We meet on the first Wednesday of each month (except January) at the Masterton Community Centre, 41 Perry Street. Meetings start at 7.30pm, and at most meetings we have a guest speaker or some form of training. Visitors and prospective members are encouraged to come along to meetings and join a trip.
Some examples of past trips include:
We organise a trip most weekends, either a local trip usually on a Sunday, or a longer overnight trip which may go beyond the immediate area of the Tararuas.
Trip categories are:
We suggest the new members start with an Easy trip to assess their fitness.
The Club has some equipment available for members to borrow.
If you're interested in joining us on any of our trips, please come along to our Club night and make contact with the trip leader.
We usually offer a trip each weekend, either a day trip on a Sunday, or an overnight tramp. Day trips are a great way to gain fitness without having to carry a heavy pack. Each trip has an indicated grading, and approximate transport cost. All potential members are urged to start with an easy trip so as to judge their fitness, confidence and ability. If in doubt check with the trip leader.
The Club was formed in 1957 with the amalgamation of the YMCA Tramping Club and the Masterton Outdoor and Social Club.
At that time members were also participating in the construction of what was to be called Blue Range Hut, a joint exercise with the NZ Forest Service.
The Club also inherited a hut at Mitre Flats, the second hut at that location.
The Hut on the Atiwhakatu River was built during 1968.
Today the Club still maintains Blue Range Hut, it being a non core hut, for DoC and the community. The Tararua Aorangi Rimutaka Huts committee helps with funding for this work.
The third hut at Mitre Flats, and the second Atiwhakatu Hut are both core DoC Huts, although Club members still help with minor repairs and maintenance.
Blue Range Hut
Grid Reference: E1812491, N5481135 (NZTM2000)
Bunks: 4 Single
Cost: 1 Standard Hut Ticket
The Hut was built during 1957 and 1958 by members of the newly formed Masterton Tramping Club, and staff from the NZ Forest Service. The Club organised a trip at fortnightly intervals for 18 months to carry the materials up, with regular races to see how many return trips could be made in one day, it is nearly a 700 metre climb.
The Hut was opened by Mr. D.Blythe (NZFS) and Ted Esler, an early member of the Club, on Sunday 9th November 1958.
Grid Reference: E1806817, N5472972 (NZTM2000)
Bunks: 26 bunks in three separate rooms
Cost: 1 Standard Hut Ticket
The first hut was built in 1968 as a joint venture between the Club and NZFS, and slept 8-10.
When the hut was opened it was a three hour walk along the Atiwhakatu track, which had many climbs and descents, no wonder that the river was a popular option.
Today, with the new(ish) track it is an easy 90 minute walk, and about 30 minutes for a fit mountain runner.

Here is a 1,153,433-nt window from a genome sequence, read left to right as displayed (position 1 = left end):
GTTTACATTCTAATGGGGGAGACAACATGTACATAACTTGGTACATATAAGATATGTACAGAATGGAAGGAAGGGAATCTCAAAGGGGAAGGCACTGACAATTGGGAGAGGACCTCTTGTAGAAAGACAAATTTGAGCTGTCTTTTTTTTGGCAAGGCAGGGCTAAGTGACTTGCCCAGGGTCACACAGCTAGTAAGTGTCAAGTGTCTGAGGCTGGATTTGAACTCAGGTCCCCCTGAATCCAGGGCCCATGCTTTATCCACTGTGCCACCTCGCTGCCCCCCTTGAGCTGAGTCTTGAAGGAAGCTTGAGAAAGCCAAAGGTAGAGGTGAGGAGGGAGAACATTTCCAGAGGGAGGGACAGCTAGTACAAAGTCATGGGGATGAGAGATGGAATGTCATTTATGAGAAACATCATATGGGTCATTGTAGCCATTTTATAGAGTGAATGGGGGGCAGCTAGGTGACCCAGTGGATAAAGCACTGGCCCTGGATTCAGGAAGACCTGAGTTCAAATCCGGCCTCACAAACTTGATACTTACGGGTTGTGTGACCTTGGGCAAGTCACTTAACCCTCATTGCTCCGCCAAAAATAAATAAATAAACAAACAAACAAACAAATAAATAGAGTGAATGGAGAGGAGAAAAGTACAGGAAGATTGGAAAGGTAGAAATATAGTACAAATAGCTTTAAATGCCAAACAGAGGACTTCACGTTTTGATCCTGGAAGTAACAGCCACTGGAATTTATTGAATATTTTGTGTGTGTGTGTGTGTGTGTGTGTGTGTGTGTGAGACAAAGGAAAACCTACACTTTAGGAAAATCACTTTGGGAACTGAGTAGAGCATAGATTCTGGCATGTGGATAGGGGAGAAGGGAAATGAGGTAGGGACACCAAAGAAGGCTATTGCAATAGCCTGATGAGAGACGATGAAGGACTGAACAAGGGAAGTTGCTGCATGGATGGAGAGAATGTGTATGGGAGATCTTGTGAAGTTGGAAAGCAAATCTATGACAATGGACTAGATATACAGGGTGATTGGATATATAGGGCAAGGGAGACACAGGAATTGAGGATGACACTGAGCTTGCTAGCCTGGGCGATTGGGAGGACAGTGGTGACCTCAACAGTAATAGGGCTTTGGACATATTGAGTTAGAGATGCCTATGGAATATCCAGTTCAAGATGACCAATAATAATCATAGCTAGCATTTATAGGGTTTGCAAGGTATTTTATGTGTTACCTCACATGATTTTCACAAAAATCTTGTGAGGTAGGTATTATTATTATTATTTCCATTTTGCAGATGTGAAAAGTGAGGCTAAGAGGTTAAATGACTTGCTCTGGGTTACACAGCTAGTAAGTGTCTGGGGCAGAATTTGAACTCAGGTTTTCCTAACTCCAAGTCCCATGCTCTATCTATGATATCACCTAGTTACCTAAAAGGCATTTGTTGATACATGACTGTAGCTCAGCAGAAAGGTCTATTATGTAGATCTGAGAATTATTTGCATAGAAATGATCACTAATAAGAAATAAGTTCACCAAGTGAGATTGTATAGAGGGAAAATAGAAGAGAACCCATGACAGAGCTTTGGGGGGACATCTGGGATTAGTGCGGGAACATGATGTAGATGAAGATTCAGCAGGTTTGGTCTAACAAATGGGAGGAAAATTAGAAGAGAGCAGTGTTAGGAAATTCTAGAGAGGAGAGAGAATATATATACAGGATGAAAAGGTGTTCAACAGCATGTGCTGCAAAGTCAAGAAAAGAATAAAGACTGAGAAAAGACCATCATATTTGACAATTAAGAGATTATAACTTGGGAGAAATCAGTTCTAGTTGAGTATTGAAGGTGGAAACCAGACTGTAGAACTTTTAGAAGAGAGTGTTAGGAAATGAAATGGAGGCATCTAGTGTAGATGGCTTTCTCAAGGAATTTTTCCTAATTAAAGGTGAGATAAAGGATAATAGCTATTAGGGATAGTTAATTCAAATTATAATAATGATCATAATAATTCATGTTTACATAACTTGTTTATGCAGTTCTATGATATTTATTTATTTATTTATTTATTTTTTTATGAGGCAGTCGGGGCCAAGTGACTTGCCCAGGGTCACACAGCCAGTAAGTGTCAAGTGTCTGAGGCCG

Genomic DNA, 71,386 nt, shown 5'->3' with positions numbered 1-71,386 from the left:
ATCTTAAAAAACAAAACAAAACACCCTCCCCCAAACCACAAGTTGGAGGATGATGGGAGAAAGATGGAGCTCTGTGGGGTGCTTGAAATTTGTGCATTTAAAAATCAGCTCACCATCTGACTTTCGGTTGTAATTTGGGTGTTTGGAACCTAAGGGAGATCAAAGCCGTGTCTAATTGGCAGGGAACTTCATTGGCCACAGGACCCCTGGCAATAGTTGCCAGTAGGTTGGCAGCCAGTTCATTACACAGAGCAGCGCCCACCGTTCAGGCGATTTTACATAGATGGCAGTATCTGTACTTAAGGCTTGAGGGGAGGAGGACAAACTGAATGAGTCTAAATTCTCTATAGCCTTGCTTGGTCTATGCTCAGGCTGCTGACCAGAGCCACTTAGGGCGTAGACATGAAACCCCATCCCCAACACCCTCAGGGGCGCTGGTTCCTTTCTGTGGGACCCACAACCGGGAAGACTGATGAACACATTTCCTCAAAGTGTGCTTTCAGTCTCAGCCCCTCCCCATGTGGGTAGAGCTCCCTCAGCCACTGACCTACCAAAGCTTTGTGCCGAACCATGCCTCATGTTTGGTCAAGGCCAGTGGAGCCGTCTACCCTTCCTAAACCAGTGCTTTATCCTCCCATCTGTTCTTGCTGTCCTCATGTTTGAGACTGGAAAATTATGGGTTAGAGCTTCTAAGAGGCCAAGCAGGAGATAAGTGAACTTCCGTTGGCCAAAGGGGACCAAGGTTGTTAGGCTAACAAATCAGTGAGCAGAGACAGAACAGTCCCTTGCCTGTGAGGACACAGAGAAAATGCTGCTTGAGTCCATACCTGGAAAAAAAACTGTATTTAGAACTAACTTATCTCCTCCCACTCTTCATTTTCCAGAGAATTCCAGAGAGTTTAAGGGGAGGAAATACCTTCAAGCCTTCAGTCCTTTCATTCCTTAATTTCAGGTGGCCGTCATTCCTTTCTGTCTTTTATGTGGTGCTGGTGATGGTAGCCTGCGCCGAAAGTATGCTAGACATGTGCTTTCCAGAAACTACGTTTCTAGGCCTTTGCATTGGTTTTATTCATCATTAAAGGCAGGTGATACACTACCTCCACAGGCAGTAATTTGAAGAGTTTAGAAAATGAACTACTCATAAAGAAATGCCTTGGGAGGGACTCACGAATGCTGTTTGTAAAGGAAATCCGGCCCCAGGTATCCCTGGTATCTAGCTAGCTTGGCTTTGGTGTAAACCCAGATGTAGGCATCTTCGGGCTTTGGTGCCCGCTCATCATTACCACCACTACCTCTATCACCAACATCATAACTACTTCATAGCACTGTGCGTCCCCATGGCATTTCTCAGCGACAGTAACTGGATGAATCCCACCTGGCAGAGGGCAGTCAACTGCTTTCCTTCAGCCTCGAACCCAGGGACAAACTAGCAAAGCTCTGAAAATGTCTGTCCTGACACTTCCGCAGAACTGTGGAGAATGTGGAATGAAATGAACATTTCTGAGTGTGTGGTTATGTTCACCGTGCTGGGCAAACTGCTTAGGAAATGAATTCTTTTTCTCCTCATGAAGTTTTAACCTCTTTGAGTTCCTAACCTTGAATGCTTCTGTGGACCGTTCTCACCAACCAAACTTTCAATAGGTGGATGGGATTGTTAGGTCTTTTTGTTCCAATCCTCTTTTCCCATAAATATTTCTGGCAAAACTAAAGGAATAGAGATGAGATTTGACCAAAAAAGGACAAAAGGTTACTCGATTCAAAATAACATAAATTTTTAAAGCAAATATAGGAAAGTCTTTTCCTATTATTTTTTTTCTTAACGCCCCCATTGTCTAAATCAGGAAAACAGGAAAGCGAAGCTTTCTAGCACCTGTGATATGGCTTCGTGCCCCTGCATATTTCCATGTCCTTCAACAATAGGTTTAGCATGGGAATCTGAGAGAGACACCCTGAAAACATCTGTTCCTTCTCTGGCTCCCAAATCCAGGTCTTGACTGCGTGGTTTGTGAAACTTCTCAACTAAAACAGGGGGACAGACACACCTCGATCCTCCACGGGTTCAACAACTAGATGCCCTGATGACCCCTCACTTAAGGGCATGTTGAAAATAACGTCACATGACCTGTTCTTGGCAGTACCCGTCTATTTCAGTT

The new hut, built by DoC, was opened in June 2009. It is a much larger 12 bunker of the latest design.
Due to unprecedented demand DoC once again extended it, to its new 26 sleeping design in 2013. The club no longer maintains this hut.
Mitre Flats 3
Grid Reference: E1808985, N5477084 (NZTM2000)
Bunks: Two platform Bunks, sleeps 14
Cost: 1 Serviced Hut Ticket
After many years of consultation and fund-raising Mitre Flats 3 was constructed in 1988 by the Department of Conservation at a total cost of $29,000. With $4,000 being donated by Masterton Tramping Club, (including $400 from Masterton Licensing Trust, $275 from South Wairarapa Tramping Club and $25 from Kaumatua Tramping Club).
The first hut was built in 1935 and the second hut was built in 1953
Masterton Tramping Club has some books that we are happy to lend out. If interested please enquire by contacting us.
Books available to lend
Wairarapa. An Historical Excursion Bagnall, A.G. (1976)
North Island, Weekend Tramps Barnett, S (2002)
Plant Icons of New Zealand Church G. and Greenfield P. (2005)
New Zealand Endangered Species. Birds, Bats, Reptiles, Freshwater Fishes, Snails and Insects. Cusa, N.W., Lockley M. (1980)
Where to Find Birds of the Wairarapa Dennison T, Scadden, Watt B
Some Better Known NZ Wild Flowers and Birds Department of Tourism and Publicity
The Natural World of New Zealand. An Illustrated Encyclopaedia of NZ's Natural Heritage Hutching G (1998)
The Reed Handbook of Common New Zealand Birds Kinsky F.C., Robertson C.J.R. and Marshall J (1987)
New Zealand Islands McGeorge P and McGeorge R (2004)
New Zealand; Land of Birds Moon G. (2001)
Spot X, Tramping New Zealand. Over 400 Tracks Moore, C. (2007)
Wairarapa, A Place Apart. Nikolaison P. and Wall M. (2006)
Ruahine Forest Park. A guide to Family Walks, Tramping Tracks and Routes Ombler, K (1993)
202 Great Walks. The Best Day Walks in NZ Pickering M. (2003)
The Four Corners of New Zealand Reed A.H. (1954)
Wairarapa Walks Rhodes, J. and Cederman, A. (1989)
Tararua Footprints. A Tramper's Guide to the Tararua Ranges Rodgers, M (1996)
New Zealand Bird Portraits Soper M.F. (1963)
New Zealand, Portrait of a Nation Stewart, G. (1985)
From Mountains to Sea. The Story of Westland National Park Te Papa Atawhai, Department of Conservation (1990)
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